Geoffrey Zweig and Chris J.C. Burges
In this paper, we describe a new, publicly available corpus intended to stimulate research into language modeling techniques which are sensitive to overall sentence coherence. The task uses the Scholastic Aptitude Test’s sentence completion format. The test set consists of 1040 sentences, each of which is missing a content word. The goal is to select the correct replacement from amongst five alternates. In general, all of the options are syntactically valid, and reasonable with respect to local N-gram statistics. The set was generated by using an N-gram language model to generate a long list of likely words, given the immediate context. These options were then hand-groomed, to identify four decoys which are globally incoherent, yet syntactically correct. To ensure the right to public distribution, all the data is derived from out-of-copyright materials from Project Gutenberg. The test sentences were derived from five of Conan Doyle’s Sherlock Holmes novels, and we provide a large set of Nineteenth and early Twentieth Century texts as training material.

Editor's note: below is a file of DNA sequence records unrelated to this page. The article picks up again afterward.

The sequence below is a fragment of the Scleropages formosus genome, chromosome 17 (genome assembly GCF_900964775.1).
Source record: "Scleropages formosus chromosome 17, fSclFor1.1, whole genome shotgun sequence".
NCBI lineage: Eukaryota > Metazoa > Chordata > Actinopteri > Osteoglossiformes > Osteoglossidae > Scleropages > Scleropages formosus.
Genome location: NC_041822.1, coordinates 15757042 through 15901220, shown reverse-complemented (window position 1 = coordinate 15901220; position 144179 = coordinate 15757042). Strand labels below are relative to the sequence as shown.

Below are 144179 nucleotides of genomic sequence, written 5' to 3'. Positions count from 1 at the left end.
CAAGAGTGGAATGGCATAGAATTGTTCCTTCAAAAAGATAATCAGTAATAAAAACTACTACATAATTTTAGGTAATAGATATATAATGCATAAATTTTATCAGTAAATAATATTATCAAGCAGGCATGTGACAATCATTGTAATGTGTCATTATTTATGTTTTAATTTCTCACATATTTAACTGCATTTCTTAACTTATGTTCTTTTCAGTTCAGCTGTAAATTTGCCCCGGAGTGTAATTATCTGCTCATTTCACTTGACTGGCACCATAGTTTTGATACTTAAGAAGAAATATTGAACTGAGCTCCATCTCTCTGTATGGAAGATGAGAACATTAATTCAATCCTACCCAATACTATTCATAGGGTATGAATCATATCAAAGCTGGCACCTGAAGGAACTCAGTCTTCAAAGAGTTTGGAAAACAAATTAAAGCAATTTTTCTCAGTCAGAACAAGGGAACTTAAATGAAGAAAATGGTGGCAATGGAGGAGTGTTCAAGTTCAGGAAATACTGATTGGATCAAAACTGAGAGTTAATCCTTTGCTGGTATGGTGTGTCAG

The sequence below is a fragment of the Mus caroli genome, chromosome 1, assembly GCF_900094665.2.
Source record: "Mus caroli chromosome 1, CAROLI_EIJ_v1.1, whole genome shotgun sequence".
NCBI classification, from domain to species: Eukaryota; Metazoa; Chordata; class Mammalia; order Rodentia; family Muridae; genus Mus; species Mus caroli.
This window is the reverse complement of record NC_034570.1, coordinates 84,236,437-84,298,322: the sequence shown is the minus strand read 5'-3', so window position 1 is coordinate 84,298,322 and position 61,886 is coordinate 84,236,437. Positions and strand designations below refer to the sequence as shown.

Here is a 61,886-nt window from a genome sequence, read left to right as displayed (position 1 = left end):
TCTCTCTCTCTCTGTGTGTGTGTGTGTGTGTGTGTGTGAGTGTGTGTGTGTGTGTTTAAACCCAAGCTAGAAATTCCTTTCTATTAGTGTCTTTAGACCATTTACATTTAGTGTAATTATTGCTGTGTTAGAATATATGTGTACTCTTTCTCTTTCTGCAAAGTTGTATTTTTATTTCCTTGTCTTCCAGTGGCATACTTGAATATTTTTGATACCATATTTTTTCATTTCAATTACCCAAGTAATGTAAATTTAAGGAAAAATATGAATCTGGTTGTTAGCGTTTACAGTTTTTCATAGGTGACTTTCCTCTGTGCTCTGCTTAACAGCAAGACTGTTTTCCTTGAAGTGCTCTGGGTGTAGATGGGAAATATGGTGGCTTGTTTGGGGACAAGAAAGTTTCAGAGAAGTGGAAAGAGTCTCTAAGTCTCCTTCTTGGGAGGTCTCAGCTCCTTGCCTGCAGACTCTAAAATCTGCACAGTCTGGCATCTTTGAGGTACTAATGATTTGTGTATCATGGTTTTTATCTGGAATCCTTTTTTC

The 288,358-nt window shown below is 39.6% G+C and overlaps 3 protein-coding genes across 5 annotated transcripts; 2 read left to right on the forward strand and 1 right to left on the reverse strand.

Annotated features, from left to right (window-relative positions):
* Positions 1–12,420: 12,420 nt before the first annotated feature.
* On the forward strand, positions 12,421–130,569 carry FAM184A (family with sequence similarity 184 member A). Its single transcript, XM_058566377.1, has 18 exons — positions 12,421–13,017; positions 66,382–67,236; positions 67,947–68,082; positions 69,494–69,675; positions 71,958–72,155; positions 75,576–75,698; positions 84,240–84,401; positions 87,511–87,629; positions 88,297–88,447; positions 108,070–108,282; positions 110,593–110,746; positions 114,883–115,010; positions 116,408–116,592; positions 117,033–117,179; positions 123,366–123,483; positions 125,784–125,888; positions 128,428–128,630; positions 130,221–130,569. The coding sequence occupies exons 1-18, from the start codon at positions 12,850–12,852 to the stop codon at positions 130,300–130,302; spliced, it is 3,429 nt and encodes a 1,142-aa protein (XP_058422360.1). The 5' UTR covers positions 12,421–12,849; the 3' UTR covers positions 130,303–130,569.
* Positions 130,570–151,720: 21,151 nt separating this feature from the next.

|Published in||Workshop on the Future of Language Modeling for HLT, NAACL-HLT 2012|